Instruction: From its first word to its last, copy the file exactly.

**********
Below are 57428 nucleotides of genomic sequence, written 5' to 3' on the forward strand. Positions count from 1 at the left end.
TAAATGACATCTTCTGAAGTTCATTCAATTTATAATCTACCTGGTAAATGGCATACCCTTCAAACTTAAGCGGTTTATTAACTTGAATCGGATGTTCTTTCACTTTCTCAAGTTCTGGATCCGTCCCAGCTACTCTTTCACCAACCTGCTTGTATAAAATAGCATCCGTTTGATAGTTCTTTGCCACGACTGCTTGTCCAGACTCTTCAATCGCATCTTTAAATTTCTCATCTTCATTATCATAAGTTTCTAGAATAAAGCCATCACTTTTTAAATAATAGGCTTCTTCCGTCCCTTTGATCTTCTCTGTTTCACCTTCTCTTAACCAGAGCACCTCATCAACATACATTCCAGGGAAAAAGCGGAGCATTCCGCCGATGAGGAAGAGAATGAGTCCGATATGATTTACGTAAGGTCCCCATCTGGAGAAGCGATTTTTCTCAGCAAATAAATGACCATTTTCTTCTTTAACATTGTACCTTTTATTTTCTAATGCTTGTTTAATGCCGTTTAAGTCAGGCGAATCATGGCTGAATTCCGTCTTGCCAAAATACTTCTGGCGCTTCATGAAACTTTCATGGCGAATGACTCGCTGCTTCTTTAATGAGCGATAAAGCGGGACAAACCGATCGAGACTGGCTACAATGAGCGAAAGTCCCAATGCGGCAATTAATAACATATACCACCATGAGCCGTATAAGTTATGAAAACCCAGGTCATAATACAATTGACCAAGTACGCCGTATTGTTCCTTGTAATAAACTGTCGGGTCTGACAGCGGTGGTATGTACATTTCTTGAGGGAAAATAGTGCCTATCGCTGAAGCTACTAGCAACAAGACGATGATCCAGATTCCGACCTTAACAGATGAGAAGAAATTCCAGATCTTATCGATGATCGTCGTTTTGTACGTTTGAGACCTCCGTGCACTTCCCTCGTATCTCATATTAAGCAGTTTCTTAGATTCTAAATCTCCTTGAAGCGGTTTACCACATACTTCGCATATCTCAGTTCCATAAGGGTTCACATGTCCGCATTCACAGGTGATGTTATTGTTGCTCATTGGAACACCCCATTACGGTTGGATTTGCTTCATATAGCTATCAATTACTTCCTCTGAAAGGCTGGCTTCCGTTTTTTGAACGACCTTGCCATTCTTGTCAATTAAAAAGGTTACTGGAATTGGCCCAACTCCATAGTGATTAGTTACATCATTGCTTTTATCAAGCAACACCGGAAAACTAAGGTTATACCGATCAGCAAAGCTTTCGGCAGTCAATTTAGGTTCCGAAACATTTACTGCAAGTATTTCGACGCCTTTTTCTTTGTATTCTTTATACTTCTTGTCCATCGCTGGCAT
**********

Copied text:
Below are 57428 nucleotides of genomic sequence, written 5' to 3' on the forward strand. Positions count from 1 at the left end.
TAAATGACATCTTCTGAAGTTCATTCAATTTATAATCTACCTGGTAAATGGCATACCCTTCAAACTTAAGCGGTTTATTAACTTGAATCGGATGTTCTTTCACTTTCTCAAGTTCTGGATCCGTCCCAGCTACTCTTTCACCAACCTGCTTGTATAAAATAGCATCCGTTTGATAGTTCTTTGCCACGACTGCTTGTCCAGACTCTTCAATCGCATCTTTAAATTTCTCATCTTCATTATCATAAGTTTCTAGAATAAAGCCATCACTTTTTAAATAATAGGCTTCTTCCGTCCCTTTGATCTTCTCTGTTTCACCTTCTCTTAACCAGAGCACCTCATCAACATACATTCCAGGGAAAAAGCGGAGCATTCCGCCGATGAGGAAGAGAATGAGTCCGATATGATTTACGTAAGGTCCCCATCTGGAGAAGCGATTTTTCTCAGCAAATAAATGACCATTTTCTTCTTTAACATTGTACCTTTTATTTTCTAATGCTTGTTTAATGCCGTTTAAGTCAGGCGAATCATGGCTGAATTCCGTCTTGCCAAAATACTTCTGGCGCTTCATGAAACTTTCATGGCGAATGACTCGCTGCTTCTTTAATGAGCGATAAAGCGGGACAAACCGATCGAGACTGGCTACAATGAGCGAAAGTCCCAATGCGGCAATTAATAACATATACCACCATGAGCCGTATAAGTTATGAAAACCCAGGTCATAATACAATTGACCAAGTACGCCGTATTGTTCCTTGTAATAAACTGTCGGGTCTGACAGCGGTGGTATGTACATTTCTTGAGGGAAAATAGTGCCTATCGCTGAAGCTACTAGCAACAAGACGATGATCCAGATTCCGACCTTAACAGATGAGAAGAAATTCCAGATCTTATCGATGATCGTCGTTTTGTACGTTTGAGACCTCCGTGCACTTCCCTCGTATCTCATATTAAGCAGTTTCTTAGATTCTAAATCTCCTTGAAGCGGTTTACCACATACTTCGCATATCTCAGTTCCATAAGGGTTCACATGTCCGCATTCACAGGTGATGTTATTGTTGCTCATTGGAACACCCCATTACGGTTGGATTTGCTTCATATAGCTATCAATTACTTCCTCTGAAAGGCTGGCTTCCGTTTTTTGAACGACCTTGCCATTCTTGTCAATTAAAAAGGTTACTGGAATTGGCCCAACTCCATAGTGATTAGTTACATCATTGCTTTTATCAAGCAACACCGGAAAACTAAGGTTATACCGATCAGCAAAGCTTTCGGCAGTCAATTTAGGTTCCGAAACATTTACTGCAAGTATTTCGACGCCTTTTTCTTTGTATTCTTTATACTTCTTGTCCATCGCTGGCAT